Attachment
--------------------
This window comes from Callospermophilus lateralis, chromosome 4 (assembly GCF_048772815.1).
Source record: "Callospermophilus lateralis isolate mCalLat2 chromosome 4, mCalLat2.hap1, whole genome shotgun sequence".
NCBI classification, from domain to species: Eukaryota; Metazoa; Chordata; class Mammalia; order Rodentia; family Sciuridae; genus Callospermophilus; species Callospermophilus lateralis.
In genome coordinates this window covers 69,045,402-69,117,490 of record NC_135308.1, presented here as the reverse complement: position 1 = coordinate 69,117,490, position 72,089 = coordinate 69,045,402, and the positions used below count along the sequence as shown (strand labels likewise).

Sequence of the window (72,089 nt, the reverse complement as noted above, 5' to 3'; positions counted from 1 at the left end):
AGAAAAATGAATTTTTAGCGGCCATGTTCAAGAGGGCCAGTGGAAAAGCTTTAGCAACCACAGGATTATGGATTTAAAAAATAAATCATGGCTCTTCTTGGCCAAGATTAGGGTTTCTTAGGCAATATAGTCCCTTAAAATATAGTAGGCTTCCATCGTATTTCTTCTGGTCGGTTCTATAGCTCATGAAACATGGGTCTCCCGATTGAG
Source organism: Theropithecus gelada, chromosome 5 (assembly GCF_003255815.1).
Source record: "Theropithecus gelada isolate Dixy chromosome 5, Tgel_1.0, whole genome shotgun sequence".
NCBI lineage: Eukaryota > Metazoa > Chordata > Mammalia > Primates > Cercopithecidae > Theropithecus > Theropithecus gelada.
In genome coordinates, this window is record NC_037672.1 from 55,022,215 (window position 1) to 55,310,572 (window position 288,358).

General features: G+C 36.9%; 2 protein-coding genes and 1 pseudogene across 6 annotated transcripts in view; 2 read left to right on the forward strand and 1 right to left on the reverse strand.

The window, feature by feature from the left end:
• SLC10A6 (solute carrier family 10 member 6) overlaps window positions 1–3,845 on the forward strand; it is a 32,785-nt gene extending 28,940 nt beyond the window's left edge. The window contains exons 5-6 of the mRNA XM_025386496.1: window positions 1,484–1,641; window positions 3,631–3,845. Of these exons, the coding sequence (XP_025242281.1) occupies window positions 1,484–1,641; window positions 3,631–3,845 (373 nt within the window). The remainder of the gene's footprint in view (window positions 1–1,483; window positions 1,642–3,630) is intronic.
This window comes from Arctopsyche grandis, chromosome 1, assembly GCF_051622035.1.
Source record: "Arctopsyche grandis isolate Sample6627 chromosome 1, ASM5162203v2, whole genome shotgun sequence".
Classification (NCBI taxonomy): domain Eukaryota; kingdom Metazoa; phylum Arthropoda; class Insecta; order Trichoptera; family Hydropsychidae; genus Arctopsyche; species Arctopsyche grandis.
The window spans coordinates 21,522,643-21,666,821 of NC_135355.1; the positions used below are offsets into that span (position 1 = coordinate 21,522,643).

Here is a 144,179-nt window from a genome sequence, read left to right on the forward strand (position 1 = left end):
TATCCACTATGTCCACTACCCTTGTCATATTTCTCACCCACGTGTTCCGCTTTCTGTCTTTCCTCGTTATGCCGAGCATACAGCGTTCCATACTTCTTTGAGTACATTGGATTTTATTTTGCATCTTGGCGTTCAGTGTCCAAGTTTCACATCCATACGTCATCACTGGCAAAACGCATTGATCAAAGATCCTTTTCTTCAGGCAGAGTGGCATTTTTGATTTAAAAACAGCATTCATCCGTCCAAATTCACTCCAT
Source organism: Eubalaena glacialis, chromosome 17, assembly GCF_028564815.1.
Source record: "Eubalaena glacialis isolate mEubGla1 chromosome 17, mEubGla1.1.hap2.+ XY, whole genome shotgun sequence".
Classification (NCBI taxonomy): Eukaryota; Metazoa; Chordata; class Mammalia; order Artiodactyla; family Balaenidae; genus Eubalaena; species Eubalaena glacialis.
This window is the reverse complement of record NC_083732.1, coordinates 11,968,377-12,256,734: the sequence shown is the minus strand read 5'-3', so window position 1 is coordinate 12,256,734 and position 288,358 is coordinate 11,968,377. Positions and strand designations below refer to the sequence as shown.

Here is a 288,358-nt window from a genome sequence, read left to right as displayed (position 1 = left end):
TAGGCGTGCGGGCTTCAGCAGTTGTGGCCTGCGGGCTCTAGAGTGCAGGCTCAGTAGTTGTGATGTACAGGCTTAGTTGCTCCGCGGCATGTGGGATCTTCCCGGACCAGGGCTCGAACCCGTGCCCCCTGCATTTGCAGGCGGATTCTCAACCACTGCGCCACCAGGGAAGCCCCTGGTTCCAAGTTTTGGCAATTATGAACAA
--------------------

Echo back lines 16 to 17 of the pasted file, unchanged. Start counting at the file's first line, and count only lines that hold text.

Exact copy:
Classification (NCBI taxonomy): domain Eukaryota; kingdom Metazoa; phylum Arthropoda; class Insecta; order Trichoptera; family Hydropsychidae; genus Arctopsyche; species Arctopsyche grandis.
The window spans coordinates 21,522,643-21,666,821 of NC_135355.1; the positions used below are offsets into that span (position 1 = coordinate 21,522,643).